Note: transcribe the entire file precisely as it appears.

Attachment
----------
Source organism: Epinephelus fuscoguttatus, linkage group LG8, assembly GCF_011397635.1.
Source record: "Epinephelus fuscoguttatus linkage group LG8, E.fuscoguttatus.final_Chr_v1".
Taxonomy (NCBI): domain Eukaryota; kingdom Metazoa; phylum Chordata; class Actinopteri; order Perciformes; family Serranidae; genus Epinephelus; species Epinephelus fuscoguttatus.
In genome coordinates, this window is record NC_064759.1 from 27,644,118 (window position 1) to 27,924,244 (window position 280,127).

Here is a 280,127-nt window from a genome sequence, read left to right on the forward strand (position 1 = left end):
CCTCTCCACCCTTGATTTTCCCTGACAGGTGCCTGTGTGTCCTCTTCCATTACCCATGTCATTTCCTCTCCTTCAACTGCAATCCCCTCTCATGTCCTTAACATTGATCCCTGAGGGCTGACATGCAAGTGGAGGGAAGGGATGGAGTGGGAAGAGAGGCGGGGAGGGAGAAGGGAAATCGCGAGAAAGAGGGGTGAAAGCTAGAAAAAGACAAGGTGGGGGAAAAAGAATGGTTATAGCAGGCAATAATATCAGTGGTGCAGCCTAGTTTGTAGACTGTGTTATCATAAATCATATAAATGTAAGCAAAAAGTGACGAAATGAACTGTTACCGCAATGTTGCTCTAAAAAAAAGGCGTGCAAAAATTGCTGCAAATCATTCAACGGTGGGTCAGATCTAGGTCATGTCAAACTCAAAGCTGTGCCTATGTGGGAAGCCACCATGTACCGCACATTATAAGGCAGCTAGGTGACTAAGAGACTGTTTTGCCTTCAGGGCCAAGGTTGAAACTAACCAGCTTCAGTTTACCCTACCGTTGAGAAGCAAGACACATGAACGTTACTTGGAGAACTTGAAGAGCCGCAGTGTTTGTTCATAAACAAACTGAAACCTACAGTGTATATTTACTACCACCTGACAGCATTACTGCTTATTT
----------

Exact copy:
Source organism: Epinephelus fuscoguttatus, linkage group LG8, assembly GCF_011397635.1.
Source record: "Epinephelus fuscoguttatus linkage group LG8, E.fuscoguttatus.final_Chr_v1".
Taxonomy (NCBI): domain Eukaryota; kingdom Metazoa; phylum Chordata; class Actinopteri; order Perciformes; family Serranidae; genus Epinephelus; species Epinephelus fuscoguttatus.
In genome coordinates, this window is record NC_064759.1 from 27,644,118 (window position 1) to 27,924,244 (window position 280,127).

Here is a 280,127-nt window from a genome sequence, read left to right on the forward strand (position 1 = left end):
CCTCTCCACCCTTGATTTTCCCTGACAGGTGCCTGTGTGTCCTCTTCCATTACCCATGTCATTTCCTCTCCTTCAACTGCAATCCCCTCTCATGTCCTTAACATTGATCCCTGAGGGCTGACATGCAAGTGGAGGGAAGGGATGGAGTGGGAAGAGAGGCGGGGAGGGAGAAGGGAAATCGCGAGAAAGAGGGGTGAAAGCTAGAAAAAGACAAGGTGGGGGAAAAAGAATGGTTATAGCAGGCAATAATATCAGTGGTGCAGCCTAGTTTGTAGACTGTGTTATCATAAATCATATAAATGTAAGCAAAAAGTGACGAAATGAACTGTTACCGCAATGTTGCTCTAAAAAAAAGGCGTGCAAAAATTGCTGCAAATCATTCAACGGTGGGTCAGATCTAGGTCATGTCAAACTCAAAGCTGTGCCTATGTGGGAAGCCACCATGTACCGCACATTATAAGGCAGCTAGGTGACTAAGAGACTGTTTTGCCTTCAGGGCCAAGGTTGAAACTAACCAGCTTCAGTTTACCCTACCGTTGAGAAGCAAGACACATGAACGTTACTTGGAGAACTTGAAGAGCCGCAGTGTTTGTTCATAAACAAACTGAAACCTACAGTGTATATTTACTACCACCTGACAGCATTACTGCTTATTT